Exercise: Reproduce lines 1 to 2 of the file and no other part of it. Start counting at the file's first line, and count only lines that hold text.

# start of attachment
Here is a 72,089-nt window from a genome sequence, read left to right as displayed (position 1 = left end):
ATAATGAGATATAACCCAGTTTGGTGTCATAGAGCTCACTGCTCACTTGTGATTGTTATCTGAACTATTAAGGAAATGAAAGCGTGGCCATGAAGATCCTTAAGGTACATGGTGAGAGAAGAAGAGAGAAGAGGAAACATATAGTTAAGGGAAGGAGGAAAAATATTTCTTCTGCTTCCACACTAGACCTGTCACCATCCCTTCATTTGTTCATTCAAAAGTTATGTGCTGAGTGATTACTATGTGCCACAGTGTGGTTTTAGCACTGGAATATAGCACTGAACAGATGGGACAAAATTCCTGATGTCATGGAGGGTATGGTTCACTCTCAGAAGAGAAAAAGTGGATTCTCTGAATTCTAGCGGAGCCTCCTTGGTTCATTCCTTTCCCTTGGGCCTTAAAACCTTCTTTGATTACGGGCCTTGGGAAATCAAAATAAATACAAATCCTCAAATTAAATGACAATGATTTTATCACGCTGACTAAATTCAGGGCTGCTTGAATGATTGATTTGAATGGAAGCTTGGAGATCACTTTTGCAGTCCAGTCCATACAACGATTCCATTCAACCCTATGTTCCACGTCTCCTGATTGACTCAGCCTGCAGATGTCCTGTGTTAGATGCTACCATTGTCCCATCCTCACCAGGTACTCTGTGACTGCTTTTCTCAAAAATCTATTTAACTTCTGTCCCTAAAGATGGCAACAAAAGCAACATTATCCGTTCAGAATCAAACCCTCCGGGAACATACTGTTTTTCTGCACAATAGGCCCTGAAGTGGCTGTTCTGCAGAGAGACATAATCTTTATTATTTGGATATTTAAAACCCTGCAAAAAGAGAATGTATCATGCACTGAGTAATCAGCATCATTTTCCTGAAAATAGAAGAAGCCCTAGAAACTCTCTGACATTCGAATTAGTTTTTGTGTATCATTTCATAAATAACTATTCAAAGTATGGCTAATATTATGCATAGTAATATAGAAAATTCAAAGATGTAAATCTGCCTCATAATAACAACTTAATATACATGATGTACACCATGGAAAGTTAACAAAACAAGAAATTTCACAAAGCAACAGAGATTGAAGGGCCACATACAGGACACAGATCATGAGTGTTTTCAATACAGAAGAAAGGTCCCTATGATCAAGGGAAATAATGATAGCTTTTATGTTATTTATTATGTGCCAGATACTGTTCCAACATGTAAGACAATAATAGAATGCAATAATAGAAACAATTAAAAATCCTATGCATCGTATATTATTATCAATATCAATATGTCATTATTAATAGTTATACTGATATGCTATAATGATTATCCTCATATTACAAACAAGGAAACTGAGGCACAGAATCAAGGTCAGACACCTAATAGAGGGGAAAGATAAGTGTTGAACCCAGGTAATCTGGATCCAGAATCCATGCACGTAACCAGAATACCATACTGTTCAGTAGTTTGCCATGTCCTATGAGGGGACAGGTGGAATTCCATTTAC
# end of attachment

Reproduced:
Here is a 72,089-nt window from a genome sequence, read left to right as displayed (position 1 = left end):
ATAATGAGATATAACCCAGTTTGGTGTCATAGAGCTCACTGCTCACTTGTGATTGTTATCTGAACTATTAAGGAAATGAAAGCGTGGCCATGAAGATCCTTAAGGTACATGGTGAGAGAAGAAGAGAGAAGAGGAAACATATAGTTAAGGGAAGGAGGAAAAATATTTCTTCTGCTTCCACACTAGACCTGTCACCATCCCTTCATTTGTTCATTCAAAAGTTATGTGCTGAGTGATTACTATGTGCCACAGTGTGGTTTTAGCACTGGAATATAGCACTGAACAGATGGGACAAAATTCCTGATGTCATGGAGGGTATGGTTCACTCTCAGAAGAGAAAAAGTGGATTCTCTGAATTCTAGCGGAGCCTCCTTGGTTCATTCCTTTCCCTTGGGCCTTAAAACCTTCTTTGATTACGGGCCTTGGGAAATCAAAATAAATACAAATCCTCAAATTAAATGACAATGATTTTATCACGCTGACTAAATTCAGGGCTGCTTGAATGATTGATTTGAATGGAAGCTTGGAGATCACTTTTGCAGTCCAGTCCATACAACGATTCCATTCAACCCTATGTTCCACGTCTCCTGATTGACTCAGCCTGCAGATGTCCTGTGTTAGATGCTACCATTGTCCCATCCTCACCAGGTACTCTGTGACTGCTTTTCTCAAAAATCTATTTAACTTCTGTCCCTAAAGATGGCAACAAAAGCAACATTATCCGTTCAGAATCAAACCCTCCGGGAACATACTGTTTTTCTGCACAATAGGCCCTGAAGTGGCTGTTCTGCAGAGAGACATAATCTTTATTATTTGGATATTTAAAACCCTGCAAAAAGAGAATGTATCATGCACTGAGTAATCAGCATCATTTTCCTGAAAATAGAAGAAGCCCTAGAAACTCTCTGACATTCGAATTAGTTTTTGTGTATCATTTCATAAATAACTATTCAAAGTATGGCTAATATTATGCATAGTAATATAGAAAATTCAAAGATGTAAATCTGCCTCATAATAACAACTTAATATACATGATGTACACCATGGAAAGTTAACAAAACAAGAAATTTCACAAAGCAACAGAGATTGAAGGGCCACATACAGGACACAGATCATGAGTGTTTTCAATACAGAAGAAAGGTCCCTATGATCAAGGGAAATAATGATAGCTTTTATGTTATTTATTATGTGCCAGATACTGTTCCAACATGTAAGACAATAATAGAATGCAATAATAGAAACAATTAAAAATCCTATGCATCGTATATTATTATCAATATCAATATGTCATTATTAATAGTTATACTGATATGCTATAATGATTATCCTCATATTACAAACAAGGAAACTGAGGCACAGAATCAAGGTCAGACACCTAATAGAGGGGAAAGATAAGTGTTGAACCCAGGTAATCTGGATCCAGAATCCATGCACGTAACCAGAATACCATACTGTTCAGTAGTTTGCCATGTCCTATGAGGGGACAGGTGGAATTCCATTTAC